Another common misperception is that social media is free advertising or marketing. This is not true. While there are no costs to join and participate in many social media platforms, each department, division or unit must take in account the cost of time that is involved in maintaining and producing meaningful content.
In addition, it is very important to understand that social media is a two-way medium. It is about engaging in a conversation that provides helpful, useful and relevant information and content as an essential component of that conversation rather than just broadcasting information.
It’s not about you – it’s about your audience.
Social media outlets are a way for users to engage with other people and organizations to which they are connected. But those users only stay engaged if the conversations are related to their needs and wants. Know who your users are and pay attention to what they want to get out of being connected to your group. Don’t just assume they want the same things you want to give them.
Bigger may be better.
If your group is part of a bigger organization on campus, you may be better off folding your social media presence into that of the larger group. For instance, USC has 12,689 Facebook fans, while USC Safety & Emergency Preparedness has 229. If you only have a small following, that could be a sign that you don’t need your own specific social media presence.
Facebook is not always the answer.
It’s true that Facebook is the biggest piece of the social media puzzle. But there are many other media, and depending on your goals, some may work better than others. Talk with a web and new media staffer about what is best for you.
Who’s in charge?
Someone needs to operate your Facebook, Twitter and/or YouTube channel. Define within your group who has the log-in, whether it’s one person or several, and who makes the call on what content will be posted.
Each social media account should have a social media manager. A social media manager is responsible for posting, monitoring and using content, and maintaining compliance with all of LMU policies and protocols.
Some key requirements to keep in mind regarding the responsibilities of a content manager:
- Social Media Managers must make sure content is timely and accurate. They must demonstrate that they have sufficient content to engage a community on a regular basis.
- They must have a clearly defined strategy that demonstrate knowledge of social media culture and etiquette.
- Social Media Managers must engage in communications that are acceptable in the LMU workplace and respect copyrights and disclosures.
- Social Media Managers must be responsible for gaining the expressed consent of all involved parties for the right to distribution or publication of recordings, photos, images, video, text, slideshow presentations, artwork and advertisements whether those rights are purchased or obtained without compensation.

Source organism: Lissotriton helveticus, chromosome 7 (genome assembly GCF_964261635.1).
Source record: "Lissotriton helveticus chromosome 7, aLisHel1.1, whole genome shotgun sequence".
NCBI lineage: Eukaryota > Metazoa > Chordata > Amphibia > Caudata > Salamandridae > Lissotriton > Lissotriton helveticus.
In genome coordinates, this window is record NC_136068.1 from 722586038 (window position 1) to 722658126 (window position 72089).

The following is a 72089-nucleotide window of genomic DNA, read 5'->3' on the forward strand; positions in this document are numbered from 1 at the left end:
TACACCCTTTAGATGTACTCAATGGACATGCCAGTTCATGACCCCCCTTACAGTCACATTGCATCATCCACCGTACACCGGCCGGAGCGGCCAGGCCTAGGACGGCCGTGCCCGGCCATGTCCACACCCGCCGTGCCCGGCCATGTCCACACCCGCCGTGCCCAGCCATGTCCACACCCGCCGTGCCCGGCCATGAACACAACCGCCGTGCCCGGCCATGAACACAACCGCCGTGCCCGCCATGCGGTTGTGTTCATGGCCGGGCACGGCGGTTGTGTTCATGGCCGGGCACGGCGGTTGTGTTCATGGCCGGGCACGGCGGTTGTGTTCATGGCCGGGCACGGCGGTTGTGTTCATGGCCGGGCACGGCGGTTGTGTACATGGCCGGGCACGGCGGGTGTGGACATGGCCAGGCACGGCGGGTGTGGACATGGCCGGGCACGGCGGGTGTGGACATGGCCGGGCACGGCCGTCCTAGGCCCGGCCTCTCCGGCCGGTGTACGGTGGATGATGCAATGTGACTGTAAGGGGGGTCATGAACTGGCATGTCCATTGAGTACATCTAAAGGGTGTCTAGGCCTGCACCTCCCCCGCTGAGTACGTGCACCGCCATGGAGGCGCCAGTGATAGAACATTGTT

- Social Media Managers must be responsible for constantly monitoring postings and comments to social media sites, and for deleting postings that do not adhere to LMU’s policies.
- What social media has over the institutional website is that it is interactive and generally less formal. Users can communicate with you, with each other, and in every possible direction. For that reason, it’s better to develop content that involves users, rather than just talking at them. Ask questions, take polls, offer activities, respond to inquiries—it’s all part of interacting with the community.
- Examples: Mediocre tweet: LMU Announces $50 Million Gift to Rename Science Building:http://newsroom.lmu.edu/building. Better tweet: We’re renaming the Science Building! If it was your decision, what would you name it? Best answer gets retweeted here.
- People use social media because it engages them. The content is either fun or crucially informative to their lives. So keep it fun and interesting!
Be a person
- Social media is about being social between people. Even if your posts are coming from an official LMU entity, the content is created by a person. Stay away from stiff or bureaucratic language, and remember your community wants to interact with people, not machines or offices. In doing that, be sure to remember that you are speaking as an LMU employee, so don’t say anything you wouldn’t readily stand by or say in your office.
Frequent, but not too frequent
- A key piece of engaging your community is posting regularly. If you only tweet five times a year, why would anyone follow you? Likewise, it’s overkill to post an event invitation followed by six reminder messages. Stay up-to-date, but don’t wear your users out.
Web Policies http://www.lmu.edu/about/services/wnmd/Policies/webpolicy.htm
Web Authors http://www.lmu.edu/resources/Copyright/tos.htm